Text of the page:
Why are sedimentary rocks the only rock type to contain fossils?
Well, as you know, there are three types of rocks. There are
Let's think about all of them and why some can contain fossils, but the other can't. But first of all, what is a fossil?
Fossils are organic products which are preserved in the Earth's crust. This means that the fossil is usually formed on or under (but not too deep!) the Earth's surface or under the water.
In other words in the biosphere (think about the biosphere limits). Then this organic material is covered by debris and etc. and becomes the fossil material.
Now, the igneous rocks, these rocks are usually formed from extremely hot magma deep inside the crust or with severe (not always) lava explosions. Obviously, magma and lava can't contain any life forms because they come from the deepest and hottest places on the Earth where life is impossible. That's why fossils can't be found in the igneous rocks.
The metamorphic rocks also can't contain any fossil as you'll see below. How does the metamorphic rock form? Simply the igneous rocks (which CAN NOT originally contain any FOSSILS) or the sedimentary rocks (which CAN originally contain some FOSSILS) undergo extremely high pressures or/and temperatures.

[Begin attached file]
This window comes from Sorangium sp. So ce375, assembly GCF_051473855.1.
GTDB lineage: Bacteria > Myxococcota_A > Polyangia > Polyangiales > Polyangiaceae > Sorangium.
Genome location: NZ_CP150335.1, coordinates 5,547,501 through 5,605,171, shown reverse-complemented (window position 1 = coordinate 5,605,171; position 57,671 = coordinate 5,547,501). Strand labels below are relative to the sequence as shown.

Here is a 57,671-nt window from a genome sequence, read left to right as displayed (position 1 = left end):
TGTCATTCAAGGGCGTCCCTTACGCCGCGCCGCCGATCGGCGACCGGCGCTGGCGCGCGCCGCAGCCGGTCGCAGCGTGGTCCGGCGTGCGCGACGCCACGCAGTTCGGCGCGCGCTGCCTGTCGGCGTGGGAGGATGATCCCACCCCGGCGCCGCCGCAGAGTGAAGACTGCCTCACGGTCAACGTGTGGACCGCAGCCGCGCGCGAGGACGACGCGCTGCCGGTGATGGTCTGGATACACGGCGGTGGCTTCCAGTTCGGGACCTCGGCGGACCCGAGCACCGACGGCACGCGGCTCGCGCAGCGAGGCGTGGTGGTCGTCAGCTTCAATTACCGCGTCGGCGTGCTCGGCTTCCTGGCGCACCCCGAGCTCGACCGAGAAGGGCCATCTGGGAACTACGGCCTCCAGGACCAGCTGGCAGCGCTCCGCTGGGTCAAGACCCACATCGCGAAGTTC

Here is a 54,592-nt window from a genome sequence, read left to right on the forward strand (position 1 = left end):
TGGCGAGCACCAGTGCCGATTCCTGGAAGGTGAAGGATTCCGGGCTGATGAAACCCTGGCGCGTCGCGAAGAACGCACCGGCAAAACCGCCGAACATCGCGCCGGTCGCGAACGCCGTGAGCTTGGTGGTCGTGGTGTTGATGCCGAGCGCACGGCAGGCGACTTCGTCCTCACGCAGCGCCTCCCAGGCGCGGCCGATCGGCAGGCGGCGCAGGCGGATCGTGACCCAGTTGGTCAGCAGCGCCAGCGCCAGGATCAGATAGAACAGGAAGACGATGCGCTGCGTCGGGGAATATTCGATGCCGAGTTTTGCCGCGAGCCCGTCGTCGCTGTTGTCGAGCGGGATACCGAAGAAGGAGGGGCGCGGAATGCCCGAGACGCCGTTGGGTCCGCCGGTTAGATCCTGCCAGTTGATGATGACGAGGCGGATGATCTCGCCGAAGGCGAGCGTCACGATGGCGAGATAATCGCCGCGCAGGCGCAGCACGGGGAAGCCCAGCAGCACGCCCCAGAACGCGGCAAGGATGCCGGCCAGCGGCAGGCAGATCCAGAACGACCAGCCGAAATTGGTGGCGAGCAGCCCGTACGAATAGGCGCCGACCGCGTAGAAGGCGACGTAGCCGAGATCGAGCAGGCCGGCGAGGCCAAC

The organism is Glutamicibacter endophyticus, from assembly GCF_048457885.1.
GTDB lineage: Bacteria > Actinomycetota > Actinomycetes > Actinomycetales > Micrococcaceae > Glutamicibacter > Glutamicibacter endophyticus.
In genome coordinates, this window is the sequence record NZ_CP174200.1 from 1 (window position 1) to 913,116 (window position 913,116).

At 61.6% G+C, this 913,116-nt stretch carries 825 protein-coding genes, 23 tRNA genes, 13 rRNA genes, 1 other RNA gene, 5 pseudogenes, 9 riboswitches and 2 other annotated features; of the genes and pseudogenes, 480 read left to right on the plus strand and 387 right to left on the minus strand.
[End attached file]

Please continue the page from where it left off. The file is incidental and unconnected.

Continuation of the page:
But in these conditions, the structure of the rocks, even if they originally contained some organic material, will be altered.
Finally, the sedimentary rocks are the one type which can contain fossils because these rocks are formed on the Earth surface, under the water, at very low temperatures and pressures. In other words, the biosphere can only interact with the sediments.
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